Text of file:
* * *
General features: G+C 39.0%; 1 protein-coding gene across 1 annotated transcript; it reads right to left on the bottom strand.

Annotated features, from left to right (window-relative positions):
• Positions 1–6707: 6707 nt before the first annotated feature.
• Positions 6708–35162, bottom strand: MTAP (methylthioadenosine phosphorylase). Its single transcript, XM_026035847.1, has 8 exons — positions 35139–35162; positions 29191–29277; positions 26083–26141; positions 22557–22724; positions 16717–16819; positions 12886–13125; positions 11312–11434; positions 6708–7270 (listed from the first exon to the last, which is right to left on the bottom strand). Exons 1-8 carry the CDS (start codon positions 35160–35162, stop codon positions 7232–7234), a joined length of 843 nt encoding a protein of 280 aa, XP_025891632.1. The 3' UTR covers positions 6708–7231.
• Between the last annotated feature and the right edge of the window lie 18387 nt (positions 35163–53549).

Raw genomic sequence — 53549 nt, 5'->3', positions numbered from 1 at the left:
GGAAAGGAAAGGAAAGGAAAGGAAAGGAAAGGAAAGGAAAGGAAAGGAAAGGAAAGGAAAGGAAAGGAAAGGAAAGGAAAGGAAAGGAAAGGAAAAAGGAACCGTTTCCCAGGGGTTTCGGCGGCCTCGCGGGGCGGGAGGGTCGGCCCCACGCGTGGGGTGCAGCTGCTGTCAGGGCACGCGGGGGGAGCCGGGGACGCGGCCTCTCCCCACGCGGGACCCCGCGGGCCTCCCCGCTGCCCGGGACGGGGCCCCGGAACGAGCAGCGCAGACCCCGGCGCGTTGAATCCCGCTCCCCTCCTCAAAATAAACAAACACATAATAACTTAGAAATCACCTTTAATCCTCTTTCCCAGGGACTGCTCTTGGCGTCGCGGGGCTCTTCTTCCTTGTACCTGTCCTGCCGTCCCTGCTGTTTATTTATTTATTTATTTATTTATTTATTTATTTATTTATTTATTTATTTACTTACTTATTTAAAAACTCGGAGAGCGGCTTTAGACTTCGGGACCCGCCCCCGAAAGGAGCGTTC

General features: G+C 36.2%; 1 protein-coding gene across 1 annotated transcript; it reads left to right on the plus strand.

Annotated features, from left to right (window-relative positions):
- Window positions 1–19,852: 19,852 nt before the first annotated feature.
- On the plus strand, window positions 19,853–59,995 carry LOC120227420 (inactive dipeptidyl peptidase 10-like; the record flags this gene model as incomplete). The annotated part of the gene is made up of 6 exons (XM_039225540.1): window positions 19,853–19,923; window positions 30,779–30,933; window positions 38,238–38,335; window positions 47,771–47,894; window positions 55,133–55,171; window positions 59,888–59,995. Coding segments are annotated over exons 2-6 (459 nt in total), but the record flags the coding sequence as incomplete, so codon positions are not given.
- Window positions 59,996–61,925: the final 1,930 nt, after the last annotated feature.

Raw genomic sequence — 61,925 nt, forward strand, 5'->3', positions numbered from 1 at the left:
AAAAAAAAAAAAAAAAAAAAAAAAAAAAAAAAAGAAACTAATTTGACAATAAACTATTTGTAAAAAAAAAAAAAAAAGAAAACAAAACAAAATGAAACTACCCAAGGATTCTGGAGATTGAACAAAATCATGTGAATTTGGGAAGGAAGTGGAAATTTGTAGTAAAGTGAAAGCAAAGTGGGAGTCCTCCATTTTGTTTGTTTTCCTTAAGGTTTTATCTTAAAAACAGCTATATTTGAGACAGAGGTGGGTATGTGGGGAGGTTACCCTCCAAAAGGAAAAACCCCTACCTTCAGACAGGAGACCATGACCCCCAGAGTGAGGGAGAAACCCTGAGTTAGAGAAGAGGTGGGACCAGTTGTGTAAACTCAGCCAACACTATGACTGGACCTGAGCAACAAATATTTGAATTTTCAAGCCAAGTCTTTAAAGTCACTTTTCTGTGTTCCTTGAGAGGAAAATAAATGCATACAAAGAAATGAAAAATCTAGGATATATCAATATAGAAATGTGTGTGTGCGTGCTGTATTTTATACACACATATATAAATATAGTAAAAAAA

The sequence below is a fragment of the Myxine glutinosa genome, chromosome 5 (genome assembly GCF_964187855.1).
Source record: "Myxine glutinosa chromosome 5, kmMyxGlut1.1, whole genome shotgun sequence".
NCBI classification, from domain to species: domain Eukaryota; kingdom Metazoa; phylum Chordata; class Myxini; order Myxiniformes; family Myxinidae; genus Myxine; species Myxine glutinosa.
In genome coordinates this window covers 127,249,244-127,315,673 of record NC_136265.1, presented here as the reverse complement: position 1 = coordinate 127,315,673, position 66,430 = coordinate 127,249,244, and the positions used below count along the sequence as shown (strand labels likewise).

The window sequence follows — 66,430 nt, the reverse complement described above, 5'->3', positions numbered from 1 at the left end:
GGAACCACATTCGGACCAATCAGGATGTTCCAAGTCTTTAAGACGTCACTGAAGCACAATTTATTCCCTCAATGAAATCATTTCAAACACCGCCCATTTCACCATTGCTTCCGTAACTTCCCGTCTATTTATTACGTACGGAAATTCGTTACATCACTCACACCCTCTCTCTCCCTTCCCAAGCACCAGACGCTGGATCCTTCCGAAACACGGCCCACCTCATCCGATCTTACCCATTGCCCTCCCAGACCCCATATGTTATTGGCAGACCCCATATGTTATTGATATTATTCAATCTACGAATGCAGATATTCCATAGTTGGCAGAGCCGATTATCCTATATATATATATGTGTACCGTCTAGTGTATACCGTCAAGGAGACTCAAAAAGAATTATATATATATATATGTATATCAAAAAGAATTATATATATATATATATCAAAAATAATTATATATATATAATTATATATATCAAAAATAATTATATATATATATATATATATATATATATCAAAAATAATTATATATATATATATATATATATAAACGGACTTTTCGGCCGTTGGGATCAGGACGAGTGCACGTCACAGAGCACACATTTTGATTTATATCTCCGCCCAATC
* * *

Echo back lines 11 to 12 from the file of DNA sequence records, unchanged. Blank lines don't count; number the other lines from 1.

- On the plus strand, window positions 19,853–59,995 carry LOC120227420 (inactive dipeptidyl peptidase 10-like; the record flags this gene model as incomplete). The annotated part of the gene is made up of 6 exons (XM_039225540.1): window positions 19,853–19,923; window positions 30,779–30,933; window positions 38,238–38,335; window positions 47,771–47,894; window positions 55,133–55,171; window positions 59,888–59,995. Coding segments are annotated over exons 2-6 (459 nt in total), but the record flags the coding sequence as incomplete, so codon positions are not given.
- Window positions 59,996–61,925: the final 1,930 nt, after the last annotated feature.